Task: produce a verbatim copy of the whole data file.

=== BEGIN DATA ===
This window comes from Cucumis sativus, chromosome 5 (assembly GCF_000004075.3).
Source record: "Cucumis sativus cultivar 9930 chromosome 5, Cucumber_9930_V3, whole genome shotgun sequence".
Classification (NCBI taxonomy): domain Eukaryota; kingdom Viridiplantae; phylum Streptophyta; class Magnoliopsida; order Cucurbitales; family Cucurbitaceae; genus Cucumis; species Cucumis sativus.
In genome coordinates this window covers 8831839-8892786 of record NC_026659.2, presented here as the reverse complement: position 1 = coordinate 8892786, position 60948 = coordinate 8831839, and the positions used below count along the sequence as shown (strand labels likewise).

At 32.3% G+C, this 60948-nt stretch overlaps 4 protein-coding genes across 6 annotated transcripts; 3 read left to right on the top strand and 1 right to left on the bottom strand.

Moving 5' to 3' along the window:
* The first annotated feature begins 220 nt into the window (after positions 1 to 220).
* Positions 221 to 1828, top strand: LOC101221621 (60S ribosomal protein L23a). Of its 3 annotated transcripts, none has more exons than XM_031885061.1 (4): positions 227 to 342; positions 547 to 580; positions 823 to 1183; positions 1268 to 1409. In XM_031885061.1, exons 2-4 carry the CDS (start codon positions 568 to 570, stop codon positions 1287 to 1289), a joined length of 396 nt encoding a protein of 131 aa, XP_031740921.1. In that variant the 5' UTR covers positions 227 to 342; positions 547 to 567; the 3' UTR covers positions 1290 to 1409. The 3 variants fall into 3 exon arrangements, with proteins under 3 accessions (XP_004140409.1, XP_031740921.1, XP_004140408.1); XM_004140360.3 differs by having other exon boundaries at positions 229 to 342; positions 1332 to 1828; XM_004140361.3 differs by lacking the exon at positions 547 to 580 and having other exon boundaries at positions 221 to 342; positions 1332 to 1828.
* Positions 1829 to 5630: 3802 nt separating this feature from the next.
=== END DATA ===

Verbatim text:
This window comes from Cucumis sativus, chromosome 5 (assembly GCF_000004075.3).
Source record: "Cucumis sativus cultivar 9930 chromosome 5, Cucumber_9930_V3, whole genome shotgun sequence".
Classification (NCBI taxonomy): domain Eukaryota; kingdom Viridiplantae; phylum Streptophyta; class Magnoliopsida; order Cucurbitales; family Cucurbitaceae; genus Cucumis; species Cucumis sativus.
In genome coordinates this window covers 8831839-8892786 of record NC_026659.2, presented here as the reverse complement: position 1 = coordinate 8892786, position 60948 = coordinate 8831839, and the positions used below count along the sequence as shown (strand labels likewise).

At 32.3% G+C, this 60948-nt stretch overlaps 4 protein-coding genes across 6 annotated transcripts; 3 read left to right on the top strand and 1 right to left on the bottom strand.

Moving 5' to 3' along the window:
* The first annotated feature begins 220 nt into the window (after positions 1 to 220).
* Positions 221 to 1828, top strand: LOC101221621 (60S ribosomal protein L23a). Of its 3 annotated transcripts, none has more exons than XM_031885061.1 (4): positions 227 to 342; positions 547 to 580; positions 823 to 1183; positions 1268 to 1409. In XM_031885061.1, exons 2-4 carry the CDS (start codon positions 568 to 570, stop codon positions 1287 to 1289), a joined length of 396 nt encoding a protein of 131 aa, XP_031740921.1. In that variant the 5' UTR covers positions 227 to 342; positions 547 to 567; the 3' UTR covers positions 1290 to 1409. The 3 variants fall into 3 exon arrangements, with proteins under 3 accessions (XP_004140409.1, XP_031740921.1, XP_004140408.1); XM_004140360.3 differs by having other exon boundaries at positions 229 to 342; positions 1332 to 1828; XM_004140361.3 differs by lacking the exon at positions 547 to 580 and having other exon boundaries at positions 221 to 342; positions 1332 to 1828.
* Positions 1829 to 5630: 3802 nt separating this feature from the next.